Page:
Building the TOP teams in the world - offshore

By Cam Upshall, Director & Co-Founder
on January 24, 2019

Building the TOP teams in the world - offshore

By Cam Upshall, Director & Co-Founder
on January 24, 2019
In a global business world, leaders are experiencing a shift in mindset. If you want to be the best you need to think differently. Let's talk about building high performing offshore teams.
Let's talk about building super successful offshore development teams, a topic close to my heart having done this many times.

First let me share the advantages of hiring and working with a remote team: lower costs, extended service hours (for the company, not necessarily for employees), and access to a wider range of skill and talent. Imagine being able to find qualified employees who can offer new perspectives and technologies with no need to spend money on infrastructure or other additional costs!

If you're interested in building your own high performing offshore development team and you're wondering where you should start, let me give you some food for thought.

Jumping in...
Step #1:
Decide -
will you benefit from a remote team?
The first step is to figure out whether or not your business will benefit from having a remote team as opposed to one in a central office. Having your team in the office means easier collaboration, connectivity, attendance and less distraction. But the big drawback to an in-house team is the higher cost -- up to 100% more than a remote team -- not to mention dealing with the taxes, commuting, and geographic limitations.

Managing a remote team requires an enormous measure of trust. True it can cut costs significantly and it opens up the opportunity to hire based on skill and qualification without the limitation of proximity. For us, it meant bringing world class talent and greater opportunity into the business.

Another advantage is the time-zone difference. While this might initially seem like an inconvenience, strategic use of time-zone difference can ease the implementation of the 24-hour development cycle. For example, in cases where implementation needs to happen at off hours, there is no need for your devs to work overtime. Meanwhile, having a development team carry tasks while you're sound asleep means no micromanaging and waking up to the sound of Done!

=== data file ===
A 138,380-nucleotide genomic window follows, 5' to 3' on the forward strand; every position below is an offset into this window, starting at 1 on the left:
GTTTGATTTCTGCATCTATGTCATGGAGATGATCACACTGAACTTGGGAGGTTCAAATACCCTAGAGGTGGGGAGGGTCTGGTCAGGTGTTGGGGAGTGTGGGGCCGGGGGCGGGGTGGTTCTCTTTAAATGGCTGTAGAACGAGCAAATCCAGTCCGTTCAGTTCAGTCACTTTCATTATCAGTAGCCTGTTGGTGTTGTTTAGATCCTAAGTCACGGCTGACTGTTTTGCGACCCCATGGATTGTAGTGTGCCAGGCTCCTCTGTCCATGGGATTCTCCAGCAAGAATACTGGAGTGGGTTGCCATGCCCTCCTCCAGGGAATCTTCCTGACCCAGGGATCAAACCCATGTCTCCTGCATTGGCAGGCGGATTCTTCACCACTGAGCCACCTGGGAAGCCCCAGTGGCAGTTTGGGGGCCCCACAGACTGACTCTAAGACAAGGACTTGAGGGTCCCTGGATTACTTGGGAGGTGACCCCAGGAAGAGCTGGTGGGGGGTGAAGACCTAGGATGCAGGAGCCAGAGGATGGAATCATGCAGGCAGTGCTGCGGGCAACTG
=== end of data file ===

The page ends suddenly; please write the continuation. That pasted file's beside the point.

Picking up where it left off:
STEP #2:
Know where to look and
who to look for
Now that you're sure you'll benefit from hiring an offshore development team, you need to decide what kind of team you want and where to look for them. The first thing to consider is budget. Usually workers in developing countries will accept salaries at a fraction of the cost of those in developed countries, but that means working with teams from a culture you may or may not be familiar with and the potential issue of language barrier.

Whatever your budget is, you can find great people anywhere. What's important is you take all these differences into consideration and hire based on people share your values and are passionate about delivering good products.
STEP #3:
Collaborate and be involved
Take the time to onboard your team. Explain your company's culture and values -- your mission, vision, and everything. Provide direction. Have a clear product vision with defined scope and set of specifications to avoid miscommunications and other road bumps. Explain your target audience, your business processes and functions. While this does not necessarily require a lot of training, it does require consistent upkeep. You might even want to consider visiting them once or twice a year.

That means giving your offshore team enough attention, independence, and trust. Make sure they feel they're part of the team, so don't separate your offshore and in-house employees, otherwise there will be an us vs. them mentality you'll need to deal with.
step #4:
Communicate effectively
The biggest opportunity for failure is in miscommunication. When you and your team are not on the same page and not working together, an offshore development team will not work for you. Trust me, I've been in this situation and it's hard being on the other side of the world when you're out of sync. The first step in effective communication is a solid understanding of your team and their culture. There's subtle differences that I've picked up on like developers in Southeast Asia, for example, don't like confrontation, while Eastern European developers tend to be more blunt.

The second key to effective communication is in ensuring you have all the proper channels for keeping in touch. We're big on these channels and best practices:

  • Email - keep it decluttered and use it sparingly for project meeting notes, communications, schedules, and commitments
  • Chats - have some sort of application like Skype, Slack, Hangouts for quick updates, clarifications, and questions (Slack's our favourite)
  • Productivity tools - use a proper project management tool like JIRA, Asana, Trello, or Basecamp so that everyone on the team is always updated on each other's progress.

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If you want to hear more about Trampoline, send us a message at info@trampolineplatform.com
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